Abstract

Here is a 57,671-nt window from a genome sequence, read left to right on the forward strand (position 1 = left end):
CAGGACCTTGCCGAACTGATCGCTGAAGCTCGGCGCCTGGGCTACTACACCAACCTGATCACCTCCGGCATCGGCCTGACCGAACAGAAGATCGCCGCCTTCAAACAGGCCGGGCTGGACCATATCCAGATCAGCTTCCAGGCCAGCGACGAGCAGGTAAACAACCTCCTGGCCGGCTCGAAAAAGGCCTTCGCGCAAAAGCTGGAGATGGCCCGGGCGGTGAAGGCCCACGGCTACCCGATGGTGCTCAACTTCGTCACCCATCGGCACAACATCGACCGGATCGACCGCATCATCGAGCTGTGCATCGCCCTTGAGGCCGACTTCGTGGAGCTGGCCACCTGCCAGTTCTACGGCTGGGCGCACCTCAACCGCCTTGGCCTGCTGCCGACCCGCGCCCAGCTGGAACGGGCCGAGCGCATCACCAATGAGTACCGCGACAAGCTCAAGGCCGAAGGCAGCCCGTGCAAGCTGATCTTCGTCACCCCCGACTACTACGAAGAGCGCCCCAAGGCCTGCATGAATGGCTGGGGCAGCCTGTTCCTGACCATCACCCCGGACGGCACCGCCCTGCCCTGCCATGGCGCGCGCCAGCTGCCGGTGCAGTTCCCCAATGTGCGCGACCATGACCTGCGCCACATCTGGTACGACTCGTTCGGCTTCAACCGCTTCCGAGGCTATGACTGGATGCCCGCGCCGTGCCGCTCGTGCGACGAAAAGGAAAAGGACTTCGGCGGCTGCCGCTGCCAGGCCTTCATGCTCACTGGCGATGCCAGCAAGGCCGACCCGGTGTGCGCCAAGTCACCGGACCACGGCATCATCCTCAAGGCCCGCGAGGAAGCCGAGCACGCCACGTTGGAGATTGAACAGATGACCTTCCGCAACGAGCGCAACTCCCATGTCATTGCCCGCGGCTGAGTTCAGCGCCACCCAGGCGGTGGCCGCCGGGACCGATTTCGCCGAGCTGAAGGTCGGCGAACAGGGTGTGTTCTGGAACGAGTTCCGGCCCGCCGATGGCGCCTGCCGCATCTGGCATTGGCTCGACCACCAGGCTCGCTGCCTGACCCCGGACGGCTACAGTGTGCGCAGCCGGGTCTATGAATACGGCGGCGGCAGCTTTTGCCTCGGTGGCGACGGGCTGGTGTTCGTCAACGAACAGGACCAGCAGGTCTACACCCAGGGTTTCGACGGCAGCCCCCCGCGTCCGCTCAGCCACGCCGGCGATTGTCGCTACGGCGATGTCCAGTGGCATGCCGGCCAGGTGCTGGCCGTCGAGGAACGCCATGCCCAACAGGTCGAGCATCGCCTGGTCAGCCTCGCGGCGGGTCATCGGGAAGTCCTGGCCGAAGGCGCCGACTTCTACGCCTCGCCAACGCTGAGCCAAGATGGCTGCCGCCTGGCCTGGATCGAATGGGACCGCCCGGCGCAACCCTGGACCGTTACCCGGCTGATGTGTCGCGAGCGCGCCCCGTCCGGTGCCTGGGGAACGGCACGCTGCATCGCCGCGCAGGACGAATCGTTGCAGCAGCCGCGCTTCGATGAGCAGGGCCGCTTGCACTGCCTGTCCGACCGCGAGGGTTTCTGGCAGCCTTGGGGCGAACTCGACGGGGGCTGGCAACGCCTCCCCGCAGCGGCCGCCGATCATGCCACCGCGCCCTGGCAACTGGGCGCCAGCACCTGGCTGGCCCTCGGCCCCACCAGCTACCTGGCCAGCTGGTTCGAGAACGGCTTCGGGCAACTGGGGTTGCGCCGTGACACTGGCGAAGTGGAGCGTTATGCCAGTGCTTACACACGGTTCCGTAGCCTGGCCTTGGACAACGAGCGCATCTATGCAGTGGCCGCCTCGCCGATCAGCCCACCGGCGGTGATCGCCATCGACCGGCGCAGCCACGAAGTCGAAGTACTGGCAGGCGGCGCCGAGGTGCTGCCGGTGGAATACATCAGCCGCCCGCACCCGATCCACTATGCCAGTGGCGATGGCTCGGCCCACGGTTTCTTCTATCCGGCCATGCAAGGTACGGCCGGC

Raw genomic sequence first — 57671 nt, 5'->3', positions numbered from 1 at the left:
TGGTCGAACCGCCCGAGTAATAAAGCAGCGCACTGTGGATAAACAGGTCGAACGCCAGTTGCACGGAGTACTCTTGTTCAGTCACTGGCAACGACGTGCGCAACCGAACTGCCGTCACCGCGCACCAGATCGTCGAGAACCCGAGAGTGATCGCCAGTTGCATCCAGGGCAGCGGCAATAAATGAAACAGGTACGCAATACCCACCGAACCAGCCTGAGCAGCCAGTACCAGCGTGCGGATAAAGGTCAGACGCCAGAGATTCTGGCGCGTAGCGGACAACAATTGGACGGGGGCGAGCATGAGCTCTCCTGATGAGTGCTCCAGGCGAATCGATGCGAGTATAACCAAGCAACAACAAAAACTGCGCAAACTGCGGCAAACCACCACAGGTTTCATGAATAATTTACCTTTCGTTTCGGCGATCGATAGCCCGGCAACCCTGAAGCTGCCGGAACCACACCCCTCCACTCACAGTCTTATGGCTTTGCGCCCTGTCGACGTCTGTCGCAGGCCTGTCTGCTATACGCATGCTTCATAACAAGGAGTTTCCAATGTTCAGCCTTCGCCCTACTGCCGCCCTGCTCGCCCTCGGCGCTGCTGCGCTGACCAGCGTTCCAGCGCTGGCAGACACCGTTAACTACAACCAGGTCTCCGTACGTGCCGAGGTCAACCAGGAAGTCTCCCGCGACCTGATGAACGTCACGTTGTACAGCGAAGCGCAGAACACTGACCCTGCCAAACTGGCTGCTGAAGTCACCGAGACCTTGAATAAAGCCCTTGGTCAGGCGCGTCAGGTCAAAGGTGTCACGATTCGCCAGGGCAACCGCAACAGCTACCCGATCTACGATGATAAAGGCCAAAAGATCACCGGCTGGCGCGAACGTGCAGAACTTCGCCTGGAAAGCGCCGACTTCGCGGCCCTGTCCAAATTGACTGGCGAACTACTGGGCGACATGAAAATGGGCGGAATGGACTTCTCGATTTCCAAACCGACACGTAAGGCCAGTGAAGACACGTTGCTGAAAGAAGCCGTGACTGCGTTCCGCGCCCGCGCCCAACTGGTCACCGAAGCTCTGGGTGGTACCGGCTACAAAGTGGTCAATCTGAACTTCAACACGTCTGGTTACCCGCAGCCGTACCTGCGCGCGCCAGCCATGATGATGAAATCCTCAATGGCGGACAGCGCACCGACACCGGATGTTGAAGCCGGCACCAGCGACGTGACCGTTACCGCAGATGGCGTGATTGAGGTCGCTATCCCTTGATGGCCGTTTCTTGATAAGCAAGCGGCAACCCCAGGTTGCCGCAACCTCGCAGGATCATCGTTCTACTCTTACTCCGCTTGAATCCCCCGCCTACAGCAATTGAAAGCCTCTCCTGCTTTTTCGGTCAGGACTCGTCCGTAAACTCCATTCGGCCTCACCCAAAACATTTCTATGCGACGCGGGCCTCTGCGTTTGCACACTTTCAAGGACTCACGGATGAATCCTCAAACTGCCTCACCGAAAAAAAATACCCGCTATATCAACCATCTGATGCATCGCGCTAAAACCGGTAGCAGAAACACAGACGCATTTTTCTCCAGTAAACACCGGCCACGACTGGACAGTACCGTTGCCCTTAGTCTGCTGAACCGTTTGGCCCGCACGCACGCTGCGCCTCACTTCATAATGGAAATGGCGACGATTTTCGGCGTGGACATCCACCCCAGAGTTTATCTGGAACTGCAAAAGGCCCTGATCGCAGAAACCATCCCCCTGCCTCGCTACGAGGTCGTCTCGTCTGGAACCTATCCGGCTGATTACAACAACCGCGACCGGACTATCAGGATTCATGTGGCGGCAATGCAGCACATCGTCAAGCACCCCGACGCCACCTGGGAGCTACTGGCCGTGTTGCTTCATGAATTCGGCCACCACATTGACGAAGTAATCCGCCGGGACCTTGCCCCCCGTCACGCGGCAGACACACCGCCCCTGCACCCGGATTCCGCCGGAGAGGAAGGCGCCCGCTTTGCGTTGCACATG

The nature of visual object representation in the brain is the subject of a prolonged debate. One set of theories asserts that objects are represented by their structural description and the representation is “object-centered.” Theories from the other side of the debate suggest that humans store multiple “snapshots” for each object, depicting it as seen under various conditions, and the representation is therefore “viewer-centered.” The principal tool that has been used to support and criticize each of these hypotheses is subjects' performance in recognizing objects under novel viewing conditions. For example, if subjects take more time in recognizing an object from an unfamiliar viewpoint, it is common to claim that the representation of that object is viewpoint-dependent and therefore viewer-centered. It is suggested here, however, that performance cost in recognition of objects under novel conditions may be misleading when studying the nature of object representation. Specifically, it is argued that viewpoint-dependent performance is not necessarily an indication of viewer-centered representation. An account for the neural basis of perceptual priming is first provided. In light of this account, it is conceivable that viewpoint dependency reflects the utilization of neural paths with different levels of sensitivity en route to the same representation, rather than the existence of viewpoint-specific representations. New experimental paradigms are required to study the validity of the viewer-centered approach.

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